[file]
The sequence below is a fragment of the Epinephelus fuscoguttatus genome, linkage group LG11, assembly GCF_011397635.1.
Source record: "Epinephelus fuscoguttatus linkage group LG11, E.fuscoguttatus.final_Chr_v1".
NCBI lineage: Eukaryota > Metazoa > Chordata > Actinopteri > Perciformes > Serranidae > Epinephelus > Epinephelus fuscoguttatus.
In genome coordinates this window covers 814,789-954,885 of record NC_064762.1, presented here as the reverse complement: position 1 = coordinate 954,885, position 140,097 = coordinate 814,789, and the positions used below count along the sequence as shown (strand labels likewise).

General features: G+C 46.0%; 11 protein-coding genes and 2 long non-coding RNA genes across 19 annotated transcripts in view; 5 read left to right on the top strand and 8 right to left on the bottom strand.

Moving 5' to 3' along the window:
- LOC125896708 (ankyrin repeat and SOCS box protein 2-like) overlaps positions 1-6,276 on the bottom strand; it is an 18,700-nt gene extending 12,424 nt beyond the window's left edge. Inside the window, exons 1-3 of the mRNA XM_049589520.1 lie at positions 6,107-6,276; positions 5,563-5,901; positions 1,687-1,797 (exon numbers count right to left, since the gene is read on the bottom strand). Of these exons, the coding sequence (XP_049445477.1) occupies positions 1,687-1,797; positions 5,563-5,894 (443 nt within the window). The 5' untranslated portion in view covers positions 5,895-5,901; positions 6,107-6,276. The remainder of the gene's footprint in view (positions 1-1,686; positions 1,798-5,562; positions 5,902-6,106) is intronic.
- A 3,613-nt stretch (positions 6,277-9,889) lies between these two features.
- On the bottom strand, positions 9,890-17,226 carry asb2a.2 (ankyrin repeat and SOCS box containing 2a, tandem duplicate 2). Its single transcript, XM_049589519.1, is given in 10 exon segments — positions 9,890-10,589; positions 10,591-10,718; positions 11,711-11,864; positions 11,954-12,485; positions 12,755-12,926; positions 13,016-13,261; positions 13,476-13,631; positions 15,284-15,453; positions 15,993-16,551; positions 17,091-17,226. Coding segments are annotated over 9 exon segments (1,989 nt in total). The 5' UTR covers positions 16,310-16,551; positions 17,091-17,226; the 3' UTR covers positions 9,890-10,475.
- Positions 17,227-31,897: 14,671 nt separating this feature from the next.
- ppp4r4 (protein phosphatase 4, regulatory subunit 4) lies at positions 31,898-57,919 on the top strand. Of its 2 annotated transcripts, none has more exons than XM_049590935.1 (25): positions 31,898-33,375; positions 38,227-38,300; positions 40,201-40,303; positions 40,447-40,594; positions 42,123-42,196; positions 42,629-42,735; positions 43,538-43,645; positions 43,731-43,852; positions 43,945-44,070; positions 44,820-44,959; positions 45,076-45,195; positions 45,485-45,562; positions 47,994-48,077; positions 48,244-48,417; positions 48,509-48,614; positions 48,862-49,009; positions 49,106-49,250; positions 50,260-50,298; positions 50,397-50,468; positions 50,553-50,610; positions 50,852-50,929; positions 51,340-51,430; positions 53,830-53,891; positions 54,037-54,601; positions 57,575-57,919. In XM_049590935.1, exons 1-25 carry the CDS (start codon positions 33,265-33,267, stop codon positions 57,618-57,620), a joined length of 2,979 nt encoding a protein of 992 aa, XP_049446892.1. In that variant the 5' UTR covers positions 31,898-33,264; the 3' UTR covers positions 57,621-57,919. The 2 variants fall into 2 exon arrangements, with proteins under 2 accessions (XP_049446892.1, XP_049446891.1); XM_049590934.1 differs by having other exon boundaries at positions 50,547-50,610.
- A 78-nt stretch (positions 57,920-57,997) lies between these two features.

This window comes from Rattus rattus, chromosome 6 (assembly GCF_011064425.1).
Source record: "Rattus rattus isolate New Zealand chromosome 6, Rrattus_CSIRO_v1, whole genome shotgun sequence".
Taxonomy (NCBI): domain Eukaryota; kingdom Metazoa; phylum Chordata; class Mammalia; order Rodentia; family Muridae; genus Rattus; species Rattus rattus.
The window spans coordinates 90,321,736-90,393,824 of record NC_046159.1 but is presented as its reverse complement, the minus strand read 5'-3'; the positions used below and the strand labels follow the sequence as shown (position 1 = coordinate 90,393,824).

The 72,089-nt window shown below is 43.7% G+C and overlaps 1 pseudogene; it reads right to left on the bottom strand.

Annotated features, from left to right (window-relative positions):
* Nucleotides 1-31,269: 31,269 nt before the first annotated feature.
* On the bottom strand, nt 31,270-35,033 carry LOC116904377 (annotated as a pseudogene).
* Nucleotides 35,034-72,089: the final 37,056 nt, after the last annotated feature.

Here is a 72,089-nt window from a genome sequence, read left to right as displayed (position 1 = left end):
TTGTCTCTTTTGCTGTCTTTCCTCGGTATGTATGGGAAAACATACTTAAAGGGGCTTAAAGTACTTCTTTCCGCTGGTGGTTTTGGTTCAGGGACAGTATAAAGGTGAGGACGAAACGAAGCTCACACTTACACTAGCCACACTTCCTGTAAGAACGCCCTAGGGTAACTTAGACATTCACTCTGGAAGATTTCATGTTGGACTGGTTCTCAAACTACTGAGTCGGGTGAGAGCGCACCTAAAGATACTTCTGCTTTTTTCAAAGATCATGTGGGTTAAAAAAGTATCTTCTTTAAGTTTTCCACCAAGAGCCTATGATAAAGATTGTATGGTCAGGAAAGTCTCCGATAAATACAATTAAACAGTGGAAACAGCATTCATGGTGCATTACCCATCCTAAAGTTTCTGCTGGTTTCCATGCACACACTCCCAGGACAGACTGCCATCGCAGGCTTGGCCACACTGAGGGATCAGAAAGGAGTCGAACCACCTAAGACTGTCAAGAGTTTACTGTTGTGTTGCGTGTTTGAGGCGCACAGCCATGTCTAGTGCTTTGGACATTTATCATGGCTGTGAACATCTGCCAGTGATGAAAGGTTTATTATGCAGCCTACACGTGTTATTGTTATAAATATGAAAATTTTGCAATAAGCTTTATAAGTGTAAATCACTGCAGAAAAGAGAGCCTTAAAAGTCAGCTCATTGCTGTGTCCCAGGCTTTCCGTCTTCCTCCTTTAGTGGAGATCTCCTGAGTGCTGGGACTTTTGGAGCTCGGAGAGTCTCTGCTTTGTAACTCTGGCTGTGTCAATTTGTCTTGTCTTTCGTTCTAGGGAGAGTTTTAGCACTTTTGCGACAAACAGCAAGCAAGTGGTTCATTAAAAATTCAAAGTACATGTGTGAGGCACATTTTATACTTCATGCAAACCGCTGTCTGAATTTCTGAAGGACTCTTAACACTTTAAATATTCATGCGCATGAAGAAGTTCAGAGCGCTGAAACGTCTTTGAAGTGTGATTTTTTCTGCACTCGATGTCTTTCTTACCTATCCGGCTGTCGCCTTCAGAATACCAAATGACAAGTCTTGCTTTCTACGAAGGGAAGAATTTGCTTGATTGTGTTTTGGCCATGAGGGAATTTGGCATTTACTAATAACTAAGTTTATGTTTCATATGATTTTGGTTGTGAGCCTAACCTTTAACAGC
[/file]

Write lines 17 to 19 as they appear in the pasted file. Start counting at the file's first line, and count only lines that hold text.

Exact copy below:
The 72,089-nt window shown below is 43.7% G+C and overlaps 1 pseudogene; it reads right to left on the bottom strand.

Annotated features, from left to right (window-relative positions):
* Nucleotides 1-31,269: 31,269 nt before the first annotated feature.